It’s hard to imagine anything more gut-wrenching than a missing child.
No parent wants an Amber Alert issued for their child. Likewise, A Child is Missing doesn’t relish a call from the police to find a son or daughter. Sadly, there is probably something scarier than a lost child.
It’s child trafficking and it may be the most deplorable of all crimes against humanity.
To exploit our innocent child for any reason is the lowest of crimes. No child deserves to be forced into labor or sex trafficking or unlawfully recruited to be a soldier. There should be a universal code of conduct that protects our children from the abuse of trafficking.
Unfortunately, there is not.
Children here, and in all parts of the world, are forced into trafficking of some kind every day. Often times local law enforcement is shocked to hear from ACIM that it happens in any size town. It’s not just a third-world plight. A Child is Missing is on a mission to end it. Before we can end it, though, it’s important to understand it so trafficking can be identified.
Child Sex Trafficking
We’ve probably all seen episodes of television crime dramas that illustrate the sexual exploitation of children. They’re heart-breaking.
We loathe the perpetrator. There’s even a code against such violators among prisoners. Surely every person wants to stop it.
It’s not hard to imagine that sex trafficking has devastating consequences for minors, including long-lasting physical and psychological trauma, disease (including HIV and AIDS), drug addiction, unwanted pregnancy, malnutrition, social ostracism and death. Everlasting scars on innocent lives.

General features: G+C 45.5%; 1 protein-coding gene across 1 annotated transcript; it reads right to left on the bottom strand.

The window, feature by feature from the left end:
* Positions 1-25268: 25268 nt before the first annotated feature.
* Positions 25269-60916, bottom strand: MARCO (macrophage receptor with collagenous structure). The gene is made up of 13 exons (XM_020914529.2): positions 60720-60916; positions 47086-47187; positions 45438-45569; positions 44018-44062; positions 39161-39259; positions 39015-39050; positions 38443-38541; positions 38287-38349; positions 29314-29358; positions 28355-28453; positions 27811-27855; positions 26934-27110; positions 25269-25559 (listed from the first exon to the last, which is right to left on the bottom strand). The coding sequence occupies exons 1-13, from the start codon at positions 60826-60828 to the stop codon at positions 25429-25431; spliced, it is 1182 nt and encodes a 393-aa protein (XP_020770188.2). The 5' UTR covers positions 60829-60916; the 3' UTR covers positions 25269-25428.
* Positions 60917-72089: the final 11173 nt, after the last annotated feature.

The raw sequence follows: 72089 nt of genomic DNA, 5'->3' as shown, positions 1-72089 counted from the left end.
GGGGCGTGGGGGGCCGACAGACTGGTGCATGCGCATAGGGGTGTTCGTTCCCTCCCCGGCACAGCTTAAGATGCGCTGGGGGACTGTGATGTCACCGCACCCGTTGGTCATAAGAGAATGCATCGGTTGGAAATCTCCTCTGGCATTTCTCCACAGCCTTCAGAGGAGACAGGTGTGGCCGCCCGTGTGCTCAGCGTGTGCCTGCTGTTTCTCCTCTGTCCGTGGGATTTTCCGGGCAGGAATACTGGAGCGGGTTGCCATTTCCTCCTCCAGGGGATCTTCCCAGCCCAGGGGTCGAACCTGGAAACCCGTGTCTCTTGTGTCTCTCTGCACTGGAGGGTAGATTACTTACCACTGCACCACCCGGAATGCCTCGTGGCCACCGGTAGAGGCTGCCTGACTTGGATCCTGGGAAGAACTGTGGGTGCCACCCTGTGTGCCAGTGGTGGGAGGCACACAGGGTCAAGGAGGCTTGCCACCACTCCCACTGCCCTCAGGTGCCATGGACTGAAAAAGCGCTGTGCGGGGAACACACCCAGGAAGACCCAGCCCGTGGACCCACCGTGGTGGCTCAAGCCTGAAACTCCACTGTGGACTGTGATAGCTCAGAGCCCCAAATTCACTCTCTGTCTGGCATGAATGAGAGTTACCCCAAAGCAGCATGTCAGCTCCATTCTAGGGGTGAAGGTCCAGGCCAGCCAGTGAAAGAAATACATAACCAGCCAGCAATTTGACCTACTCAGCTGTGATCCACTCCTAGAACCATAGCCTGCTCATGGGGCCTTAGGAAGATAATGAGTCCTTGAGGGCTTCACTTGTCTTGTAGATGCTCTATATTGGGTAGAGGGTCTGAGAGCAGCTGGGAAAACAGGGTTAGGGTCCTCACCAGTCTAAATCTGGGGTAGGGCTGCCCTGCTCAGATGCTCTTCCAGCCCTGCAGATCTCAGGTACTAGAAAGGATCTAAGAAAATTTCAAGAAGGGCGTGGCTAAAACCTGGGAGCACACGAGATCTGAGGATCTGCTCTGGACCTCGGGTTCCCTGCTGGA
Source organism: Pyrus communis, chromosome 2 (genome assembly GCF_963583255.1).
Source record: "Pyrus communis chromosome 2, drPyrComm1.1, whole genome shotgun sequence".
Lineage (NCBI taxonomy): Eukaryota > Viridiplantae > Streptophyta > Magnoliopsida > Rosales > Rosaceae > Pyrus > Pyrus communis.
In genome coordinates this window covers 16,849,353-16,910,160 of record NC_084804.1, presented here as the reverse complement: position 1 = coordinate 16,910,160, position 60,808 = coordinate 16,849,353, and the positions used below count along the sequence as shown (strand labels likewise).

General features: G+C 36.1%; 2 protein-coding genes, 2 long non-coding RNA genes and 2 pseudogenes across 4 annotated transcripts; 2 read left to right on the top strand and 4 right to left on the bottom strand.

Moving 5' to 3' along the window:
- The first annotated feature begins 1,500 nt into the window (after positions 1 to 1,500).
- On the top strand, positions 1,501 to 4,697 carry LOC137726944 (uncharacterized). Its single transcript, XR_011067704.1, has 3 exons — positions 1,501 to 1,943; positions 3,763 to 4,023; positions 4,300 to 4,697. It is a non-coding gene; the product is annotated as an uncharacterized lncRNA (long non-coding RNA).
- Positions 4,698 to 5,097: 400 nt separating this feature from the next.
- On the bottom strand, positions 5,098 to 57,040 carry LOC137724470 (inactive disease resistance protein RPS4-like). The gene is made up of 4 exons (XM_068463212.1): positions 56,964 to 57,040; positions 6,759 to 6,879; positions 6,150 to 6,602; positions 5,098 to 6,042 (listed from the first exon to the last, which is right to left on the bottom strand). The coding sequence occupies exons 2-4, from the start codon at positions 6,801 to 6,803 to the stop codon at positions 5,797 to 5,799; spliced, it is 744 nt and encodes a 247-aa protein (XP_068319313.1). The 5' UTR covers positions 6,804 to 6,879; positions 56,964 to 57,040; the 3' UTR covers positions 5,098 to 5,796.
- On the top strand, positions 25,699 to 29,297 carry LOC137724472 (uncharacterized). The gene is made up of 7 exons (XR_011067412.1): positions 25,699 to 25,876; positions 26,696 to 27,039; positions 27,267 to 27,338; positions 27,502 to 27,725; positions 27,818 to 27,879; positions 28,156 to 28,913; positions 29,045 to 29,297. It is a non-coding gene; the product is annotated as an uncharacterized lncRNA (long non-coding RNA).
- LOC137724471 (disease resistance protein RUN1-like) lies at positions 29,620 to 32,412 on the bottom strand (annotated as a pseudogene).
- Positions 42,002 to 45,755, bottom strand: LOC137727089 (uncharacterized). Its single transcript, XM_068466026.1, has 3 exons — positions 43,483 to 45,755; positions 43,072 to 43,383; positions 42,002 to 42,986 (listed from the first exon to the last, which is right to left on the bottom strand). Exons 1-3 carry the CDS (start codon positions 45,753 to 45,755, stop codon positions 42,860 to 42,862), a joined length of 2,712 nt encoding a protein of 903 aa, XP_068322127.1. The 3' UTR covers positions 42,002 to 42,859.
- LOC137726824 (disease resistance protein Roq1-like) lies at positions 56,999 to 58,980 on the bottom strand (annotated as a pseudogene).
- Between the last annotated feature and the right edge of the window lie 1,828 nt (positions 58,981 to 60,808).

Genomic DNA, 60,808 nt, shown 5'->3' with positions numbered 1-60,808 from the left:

Forced Child Labor
We have child labor laws for a reason, to protect our children. While children are our most valuable resource, they are not meant to toil as adults. As you can imagine forced labor conditions are not ideal working climates. Children deserve to live and act like kids until they need to work.
Indications of forced child labor include situations in which the child appears to be in the custody of a non-family member who requires children to perform work that financially benefits someone outside the child’s family and does not offer the child the option of leaving. Children should leave free!
Unlawful Recruitment and Use of Child Soldiers
If there is at all any kind of positive spin to this type of child trafficking, it’s that this obviously doesn’t happen in our American military. It can occur here, though. We’ve probably all seen news stories of militia groups or cults arming their children.
In addition to serving as sexual objects, some children in third-world countries are also unlawfully made to work as porters, cooks, guards, servants, messengers, or spies in the military. Boys may play war but they should never have to do it for real.
The Department of State prepared this report using information from U.S. embassies, government officials, nongovernmental and international organizations, published reports, news articles, academic studies, research trips to every region of the world, and information submitted to email@example.com.
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